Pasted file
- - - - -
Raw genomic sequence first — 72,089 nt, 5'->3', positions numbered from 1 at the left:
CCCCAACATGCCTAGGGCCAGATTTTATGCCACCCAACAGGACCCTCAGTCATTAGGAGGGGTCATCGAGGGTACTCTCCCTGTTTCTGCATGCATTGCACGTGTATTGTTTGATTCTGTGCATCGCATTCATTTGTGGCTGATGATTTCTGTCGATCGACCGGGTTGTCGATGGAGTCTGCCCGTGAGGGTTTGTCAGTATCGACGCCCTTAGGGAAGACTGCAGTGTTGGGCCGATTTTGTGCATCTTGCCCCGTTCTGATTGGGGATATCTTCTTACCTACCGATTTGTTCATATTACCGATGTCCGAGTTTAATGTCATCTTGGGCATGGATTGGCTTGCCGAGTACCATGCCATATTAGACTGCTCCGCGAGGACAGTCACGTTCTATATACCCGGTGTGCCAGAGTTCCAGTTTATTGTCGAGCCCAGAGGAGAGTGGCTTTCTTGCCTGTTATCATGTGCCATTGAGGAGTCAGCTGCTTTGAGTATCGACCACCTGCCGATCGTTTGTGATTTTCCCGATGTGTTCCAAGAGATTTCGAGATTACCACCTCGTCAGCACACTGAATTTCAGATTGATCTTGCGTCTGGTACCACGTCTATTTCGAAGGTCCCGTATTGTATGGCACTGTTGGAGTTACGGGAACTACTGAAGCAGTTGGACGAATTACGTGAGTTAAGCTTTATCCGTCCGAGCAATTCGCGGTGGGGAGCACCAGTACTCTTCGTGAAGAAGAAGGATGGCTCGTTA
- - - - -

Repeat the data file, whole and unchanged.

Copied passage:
Raw genomic sequence first — 72,089 nt, 5'->3', positions numbered from 1 at the left:
CCCCAACATGCCTAGGGCCAGATTTTATGCCACCCAACAGGACCCTCAGTCATTAGGAGGGGTCATCGAGGGTACTCTCCCTGTTTCTGCATGCATTGCACGTGTATTGTTTGATTCTGTGCATCGCATTCATTTGTGGCTGATGATTTCTGTCGATCGACCGGGTTGTCGATGGAGTCTGCCCGTGAGGGTTTGTCAGTATCGACGCCCTTAGGGAAGACTGCAGTGTTGGGCCGATTTTGTGCATCTTGCCCCGTTCTGATTGGGGATATCTTCTTACCTACCGATTTGTTCATATTACCGATGTCCGAGTTTAATGTCATCTTGGGCATGGATTGGCTTGCCGAGTACCATGCCATATTAGACTGCTCCGCGAGGACAGTCACGTTCTATATACCCGGTGTGCCAGAGTTCCAGTTTATTGTCGAGCCCAGAGGAGAGTGGCTTTCTTGCCTGTTATCATGTGCCATTGAGGAGTCAGCTGCTTTGAGTATCGACCACCTGCCGATCGTTTGTGATTTTCCCGATGTGTTCCAAGAGATTTCGAGATTACCACCTCGTCAGCACACTGAATTTCAGATTGATCTTGCGTCTGGTACCACGTCTATTTCGAAGGTCCCGTATTGTATGGCACTGTTGGAGTTACGGGAACTACTGAAGCAGTTGGACGAATTACGTGAGTTAAGCTTTATCCGTCCGAGCAATTCGCGGTGGGGAGCACCAGTACTCTTCGTGAAGAAGAAGGATGGCTCGTTA